Director Technology, Strategy
Vijay Rao is the Director of Technology and Strategy at Facebook. His responsibilities include defining and optimizing Facebook’s infrastructure while working closely with its software teams to design high-performing systems. He works closely with partners to define future products in their roadmap. He is passionate about all things related to scale out infrastructure. Before joining Facebook, he was a Technologist in the Office of the CTO at AMD, where he was primarily responsible for cloud-related products. He has also been the founder of an enterprise security company and a CPU design engineer at Intel. He holds four patents and has published several articles. He earned an MSEE from Purdue University.
Abstract: How We Use Flash at Facebook: Tiered Solid State Storage
Facebook obviously faces huge infrastructure challenges. Its 1.6 billion worldwide users create huge amounts of new data every day (including photographs and videos). Future demands will be even greater as Facebook enables richer experiences, increasing demands on storage and computing power. Facebook has been using flash memory for many years in a variety of ways, including for its databases. Disaggregation of resources has been an important theme at Facebook. This talk will describe how Facebook uses Lightning, their JBOF (Just a Bunch of Flash) to enable hierarchical storage. Furthermore, Facebook has been investigating the use of dense, ultra-low-endurance flash as a repository for large data items. Facebook expects to use new memory technologies such as Intel/Micron 3D XPoint™ to create new architectures based on persistent memory (non-volatile memory with DRAM-like access speeds).
Facebook builds products that enable people to connect and share through mobile devices and personal computers. The Company enables people to share their opinions, ideas, photos and videos, and other activities More information is available at Facebook.
VP/GM, Storage Business Unit
Darren Thomas is Vice President and General Manager of Micron’s Storage Business Unit, where he oversees the solid state storage business that ranges from hard disk drive replacements with solid state drives (SSDs) to enterprise-class storage solutions. He was previously VP/GM Storage at Dell, where he transformed the company from providing strictly OEM solutions to having its own distinct strategy and product lines, leading several acquisitions including EqualLogic and Compellent. He has also been VP/GM Storage at Compaq Computer, where he built the storage business to include server-based storage, midrange, and enterprise product lines. He has over 30 years of technical industry experience. An engineering graduate of the University of Memphis, Thomas was also instrumental in founding the Storage Networking Industry Association (SNIA).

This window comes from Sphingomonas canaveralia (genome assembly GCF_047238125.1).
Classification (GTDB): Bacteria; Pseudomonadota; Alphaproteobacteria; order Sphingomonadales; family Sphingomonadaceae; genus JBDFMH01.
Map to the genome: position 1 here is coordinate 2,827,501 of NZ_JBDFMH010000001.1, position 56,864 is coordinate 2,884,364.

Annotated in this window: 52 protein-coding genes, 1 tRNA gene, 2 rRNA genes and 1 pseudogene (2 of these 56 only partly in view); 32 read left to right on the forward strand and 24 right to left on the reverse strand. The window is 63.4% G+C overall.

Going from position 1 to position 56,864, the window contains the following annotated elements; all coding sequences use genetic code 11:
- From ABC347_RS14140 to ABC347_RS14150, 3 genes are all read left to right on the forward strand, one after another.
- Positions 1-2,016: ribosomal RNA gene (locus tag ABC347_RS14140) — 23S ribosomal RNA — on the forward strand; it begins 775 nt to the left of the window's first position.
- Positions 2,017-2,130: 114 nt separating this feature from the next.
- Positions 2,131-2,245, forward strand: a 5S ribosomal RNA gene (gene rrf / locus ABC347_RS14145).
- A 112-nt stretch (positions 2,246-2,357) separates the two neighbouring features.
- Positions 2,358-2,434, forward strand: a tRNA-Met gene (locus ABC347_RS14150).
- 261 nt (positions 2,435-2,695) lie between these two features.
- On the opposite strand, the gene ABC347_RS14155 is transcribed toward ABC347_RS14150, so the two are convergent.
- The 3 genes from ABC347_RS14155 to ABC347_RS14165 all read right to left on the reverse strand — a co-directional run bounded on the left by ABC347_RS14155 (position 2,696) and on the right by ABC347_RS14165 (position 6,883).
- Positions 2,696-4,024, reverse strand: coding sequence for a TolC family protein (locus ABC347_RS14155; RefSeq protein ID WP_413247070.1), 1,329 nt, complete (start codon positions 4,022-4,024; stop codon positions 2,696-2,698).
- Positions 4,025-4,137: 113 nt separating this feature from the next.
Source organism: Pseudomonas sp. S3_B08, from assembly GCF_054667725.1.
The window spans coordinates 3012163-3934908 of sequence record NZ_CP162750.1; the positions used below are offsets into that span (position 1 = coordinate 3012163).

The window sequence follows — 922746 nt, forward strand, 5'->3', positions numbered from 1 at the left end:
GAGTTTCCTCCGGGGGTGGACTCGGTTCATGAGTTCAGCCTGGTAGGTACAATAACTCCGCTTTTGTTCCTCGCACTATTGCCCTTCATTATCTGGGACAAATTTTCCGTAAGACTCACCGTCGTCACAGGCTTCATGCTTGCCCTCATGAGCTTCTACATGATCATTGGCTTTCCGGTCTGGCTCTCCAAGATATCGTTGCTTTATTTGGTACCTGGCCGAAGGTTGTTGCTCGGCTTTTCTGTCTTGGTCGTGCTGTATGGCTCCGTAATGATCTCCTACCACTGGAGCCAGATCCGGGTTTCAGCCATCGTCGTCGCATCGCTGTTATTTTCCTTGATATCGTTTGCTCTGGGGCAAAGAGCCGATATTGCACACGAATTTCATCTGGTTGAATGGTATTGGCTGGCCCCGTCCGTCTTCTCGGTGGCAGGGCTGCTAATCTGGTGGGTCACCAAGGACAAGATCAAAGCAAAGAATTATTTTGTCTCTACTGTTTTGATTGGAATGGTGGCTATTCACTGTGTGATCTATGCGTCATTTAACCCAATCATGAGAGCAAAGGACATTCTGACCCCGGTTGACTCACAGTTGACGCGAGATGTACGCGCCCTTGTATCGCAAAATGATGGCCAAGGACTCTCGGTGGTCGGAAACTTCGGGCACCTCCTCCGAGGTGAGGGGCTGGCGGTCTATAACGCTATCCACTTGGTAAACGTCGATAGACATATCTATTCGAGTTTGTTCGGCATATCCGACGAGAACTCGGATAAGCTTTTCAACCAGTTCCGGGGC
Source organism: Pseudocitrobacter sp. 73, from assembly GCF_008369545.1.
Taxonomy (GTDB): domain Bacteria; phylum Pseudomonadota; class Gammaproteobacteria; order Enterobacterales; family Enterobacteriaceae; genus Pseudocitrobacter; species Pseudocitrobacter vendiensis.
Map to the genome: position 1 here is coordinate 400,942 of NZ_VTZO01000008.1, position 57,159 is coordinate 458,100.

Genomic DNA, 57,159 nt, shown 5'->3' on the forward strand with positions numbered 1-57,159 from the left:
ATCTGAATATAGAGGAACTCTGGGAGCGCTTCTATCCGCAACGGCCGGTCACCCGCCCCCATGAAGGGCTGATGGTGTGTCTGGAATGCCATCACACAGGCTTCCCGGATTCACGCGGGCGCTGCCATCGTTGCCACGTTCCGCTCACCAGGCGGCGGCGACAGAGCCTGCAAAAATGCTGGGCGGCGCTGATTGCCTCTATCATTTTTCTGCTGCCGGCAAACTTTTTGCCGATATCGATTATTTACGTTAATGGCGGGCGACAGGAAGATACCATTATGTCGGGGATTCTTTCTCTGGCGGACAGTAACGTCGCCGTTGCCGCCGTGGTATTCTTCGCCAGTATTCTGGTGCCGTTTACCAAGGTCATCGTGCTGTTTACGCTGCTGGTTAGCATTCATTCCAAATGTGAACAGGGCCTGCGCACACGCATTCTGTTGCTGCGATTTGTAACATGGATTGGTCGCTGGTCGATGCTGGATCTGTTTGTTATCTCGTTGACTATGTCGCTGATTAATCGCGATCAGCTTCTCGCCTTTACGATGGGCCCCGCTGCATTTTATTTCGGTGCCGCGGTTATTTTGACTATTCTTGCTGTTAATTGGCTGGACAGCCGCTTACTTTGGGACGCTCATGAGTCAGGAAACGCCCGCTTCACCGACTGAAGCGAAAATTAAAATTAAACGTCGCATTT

Abstract: Turning Big Data into Critical Business Advantage with Flash Memory
Enterprises today have more data than they can currently handle with an unimaginable 2.5 quintillion bytes being produced daily. How can flash memory help them get the most business advantage out of their data and stay competitive? There are currently many technologies that can play important roles. 3D NAND provides faster, larger devices at lower cost. 3D Xpoint™ offers nonvolatile devices that behave more like standard memories, producing storage at memory speeds. NVDIMM makes standard packages act like nonvolatile memory. NVMe speeds up today’s SSDs by putting them on the well-established, high-throughput PCIe bus. Storage and system engineers must use all these approaches to design platforms that can handle more business critical data faster and produce more insight into every aspect of enterprise operations. They can also meet other pressing needs such as lower energy consumption and reduced footprint. The end result is that flash will play a critical role in keeping enterprises both innovative and competitive in a fast-moving worldwide environment.
Micron is one of the world's leading providers of advanced semiconductor memory solutions. Micron’s DRAM, NAND and NOR flash components are used in today’s most advanced computing, networking, storage, and communications products, including computers, workstations, servers, storage arrays, cellphones, wireless devices, digital cameras, gaming systems, and many embedded applications. More information is available at Micron.
Shigeo (Jeff) Ohshima
SSD Technology Executive
Storage & Electronic Devices Solutions Company
Storage & Electronic Devices Solutions Company
Yoichiro Tanaka is a leading strategic researcher into next-generation medical data center initiatives. His research activities focus on new storage and computer architectures, with an emphasis on genomic and brain neurosciences. With over 30 years experience, he has a strong R&D background in storage technologies, and is the recipient of many awards in the field. Dr. Tanaka's achievements include the development of the world’s first PMR HDD product, the creation of a spintronics-based Giant Magneto-Resistive head, and work on NAND-based hybrid drives. He plays a research advisory role in Japan’s National Project for spintronics, and is active in many international academic conferences. He holds a PhD and MSEE in electronics engineering from Tohoku University (Japan) and has been a research scientist at the University of Minnesota’s Center for Micromagnetics and Information Technology
Abstract: New 3D Flash Technologies Offer Both Low Cost and Low Power Solutions
New flash applications have a wide variety of requirements, leading to a need for multiple 3D technologies. Wearables, smartphones, automobiles, and the IoT all require low power usage as well as high performance to process data locally. Data center applications require high density and low cost to meet the needs of such data-intensive tasks as real-time analytics, computational genomics, cloud computing, and video and image processing. New technologies such as QLC (Quadruple Level Cell) BiCS FLASH™ offer high density, low-cost solutions, while TSV (Through Silicon Via) NAND offers high performance with significant power reduction. A variety of new approaches are accelerating the data center revolution while also enabling broader compute and storage architectures.